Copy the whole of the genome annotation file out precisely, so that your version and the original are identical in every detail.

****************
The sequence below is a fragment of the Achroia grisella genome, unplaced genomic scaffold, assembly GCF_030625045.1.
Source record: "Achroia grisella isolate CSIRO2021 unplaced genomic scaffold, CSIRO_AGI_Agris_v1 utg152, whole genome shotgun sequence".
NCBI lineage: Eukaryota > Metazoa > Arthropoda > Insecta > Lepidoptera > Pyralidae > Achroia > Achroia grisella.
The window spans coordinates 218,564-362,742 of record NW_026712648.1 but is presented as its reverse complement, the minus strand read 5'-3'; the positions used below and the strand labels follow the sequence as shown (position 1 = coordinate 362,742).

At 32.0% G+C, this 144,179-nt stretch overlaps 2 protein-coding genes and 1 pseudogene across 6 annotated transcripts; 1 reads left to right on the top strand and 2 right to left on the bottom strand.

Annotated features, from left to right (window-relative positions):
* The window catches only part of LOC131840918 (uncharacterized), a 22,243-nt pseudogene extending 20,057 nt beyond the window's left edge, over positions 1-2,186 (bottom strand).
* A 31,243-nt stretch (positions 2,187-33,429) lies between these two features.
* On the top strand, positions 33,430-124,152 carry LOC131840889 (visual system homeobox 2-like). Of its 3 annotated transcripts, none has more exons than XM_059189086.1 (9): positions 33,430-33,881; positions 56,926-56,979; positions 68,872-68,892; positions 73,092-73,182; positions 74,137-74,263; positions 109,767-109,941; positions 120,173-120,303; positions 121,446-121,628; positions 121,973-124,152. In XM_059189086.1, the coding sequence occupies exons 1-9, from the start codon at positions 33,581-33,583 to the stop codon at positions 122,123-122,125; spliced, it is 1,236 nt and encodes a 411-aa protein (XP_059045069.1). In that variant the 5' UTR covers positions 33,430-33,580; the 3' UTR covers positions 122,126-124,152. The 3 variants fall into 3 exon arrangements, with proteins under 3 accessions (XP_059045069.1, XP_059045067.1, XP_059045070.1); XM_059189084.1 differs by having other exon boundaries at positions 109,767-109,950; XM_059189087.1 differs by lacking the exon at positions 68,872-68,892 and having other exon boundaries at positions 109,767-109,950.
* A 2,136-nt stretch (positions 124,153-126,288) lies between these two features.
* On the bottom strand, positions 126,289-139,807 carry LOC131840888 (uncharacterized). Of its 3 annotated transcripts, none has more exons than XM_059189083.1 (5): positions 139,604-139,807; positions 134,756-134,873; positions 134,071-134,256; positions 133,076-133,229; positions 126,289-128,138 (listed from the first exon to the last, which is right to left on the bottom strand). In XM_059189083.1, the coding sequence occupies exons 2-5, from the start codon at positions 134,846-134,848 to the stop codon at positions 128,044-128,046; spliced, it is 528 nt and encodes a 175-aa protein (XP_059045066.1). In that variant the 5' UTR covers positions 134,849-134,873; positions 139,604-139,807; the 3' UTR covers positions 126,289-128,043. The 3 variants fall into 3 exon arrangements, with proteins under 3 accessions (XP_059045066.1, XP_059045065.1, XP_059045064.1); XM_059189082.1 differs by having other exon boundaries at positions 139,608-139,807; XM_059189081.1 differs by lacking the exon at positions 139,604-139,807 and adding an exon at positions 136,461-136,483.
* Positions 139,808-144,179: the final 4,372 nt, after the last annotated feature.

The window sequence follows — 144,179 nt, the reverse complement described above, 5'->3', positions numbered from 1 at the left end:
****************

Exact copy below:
The sequence below is a fragment of the Achroia grisella genome, unplaced genomic scaffold, assembly GCF_030625045.1.
Source record: "Achroia grisella isolate CSIRO2021 unplaced genomic scaffold, CSIRO_AGI_Agris_v1 utg152, whole genome shotgun sequence".
NCBI lineage: Eukaryota > Metazoa > Arthropoda > Insecta > Lepidoptera > Pyralidae > Achroia > Achroia grisella.
The window spans coordinates 218,564-362,742 of record NW_026712648.1 but is presented as its reverse complement, the minus strand read 5'-3'; the positions used below and the strand labels follow the sequence as shown (position 1 = coordinate 362,742).

At 32.0% G+C, this 144,179-nt stretch overlaps 2 protein-coding genes and 1 pseudogene across 6 annotated transcripts; 1 reads left to right on the top strand and 2 right to left on the bottom strand.

Annotated features, from left to right (window-relative positions):
* The window catches only part of LOC131840918 (uncharacterized), a 22,243-nt pseudogene extending 20,057 nt beyond the window's left edge, over positions 1-2,186 (bottom strand).
* A 31,243-nt stretch (positions 2,187-33,429) lies between these two features.
* On the top strand, positions 33,430-124,152 carry LOC131840889 (visual system homeobox 2-like). Of its 3 annotated transcripts, none has more exons than XM_059189086.1 (9): positions 33,430-33,881; positions 56,926-56,979; positions 68,872-68,892; positions 73,092-73,182; positions 74,137-74,263; positions 109,767-109,941; positions 120,173-120,303; positions 121,446-121,628; positions 121,973-124,152. In XM_059189086.1, the coding sequence occupies exons 1-9, from the start codon at positions 33,581-33,583 to the stop codon at positions 122,123-122,125; spliced, it is 1,236 nt and encodes a 411-aa protein (XP_059045069.1). In that variant the 5' UTR covers positions 33,430-33,580; the 3' UTR covers positions 122,126-124,152. The 3 variants fall into 3 exon arrangements, with proteins under 3 accessions (XP_059045069.1, XP_059045067.1, XP_059045070.1); XM_059189084.1 differs by having other exon boundaries at positions 109,767-109,950; XM_059189087.1 differs by lacking the exon at positions 68,872-68,892 and having other exon boundaries at positions 109,767-109,950.
* A 2,136-nt stretch (positions 124,153-126,288) lies between these two features.
* On the bottom strand, positions 126,289-139,807 carry LOC131840888 (uncharacterized). Of its 3 annotated transcripts, none has more exons than XM_059189083.1 (5): positions 139,604-139,807; positions 134,756-134,873; positions 134,071-134,256; positions 133,076-133,229; positions 126,289-128,138 (listed from the first exon to the last, which is right to left on the bottom strand). In XM_059189083.1, the coding sequence occupies exons 2-5, from the start codon at positions 134,846-134,848 to the stop codon at positions 128,044-128,046; spliced, it is 528 nt and encodes a 175-aa protein (XP_059045066.1). In that variant the 5' UTR covers positions 134,849-134,873; positions 139,604-139,807; the 3' UTR covers positions 126,289-128,043. The 3 variants fall into 3 exon arrangements, with proteins under 3 accessions (XP_059045066.1, XP_059045065.1, XP_059045064.1); XM_059189082.1 differs by having other exon boundaries at positions 139,608-139,807; XM_059189081.1 differs by lacking the exon at positions 139,604-139,807 and adding an exon at positions 136,461-136,483.
* Positions 139,808-144,179: the final 4,372 nt, after the last annotated feature.

The window sequence follows — 144,179 nt, the reverse complement described above, 5'->3', positions numbered from 1 at the left end: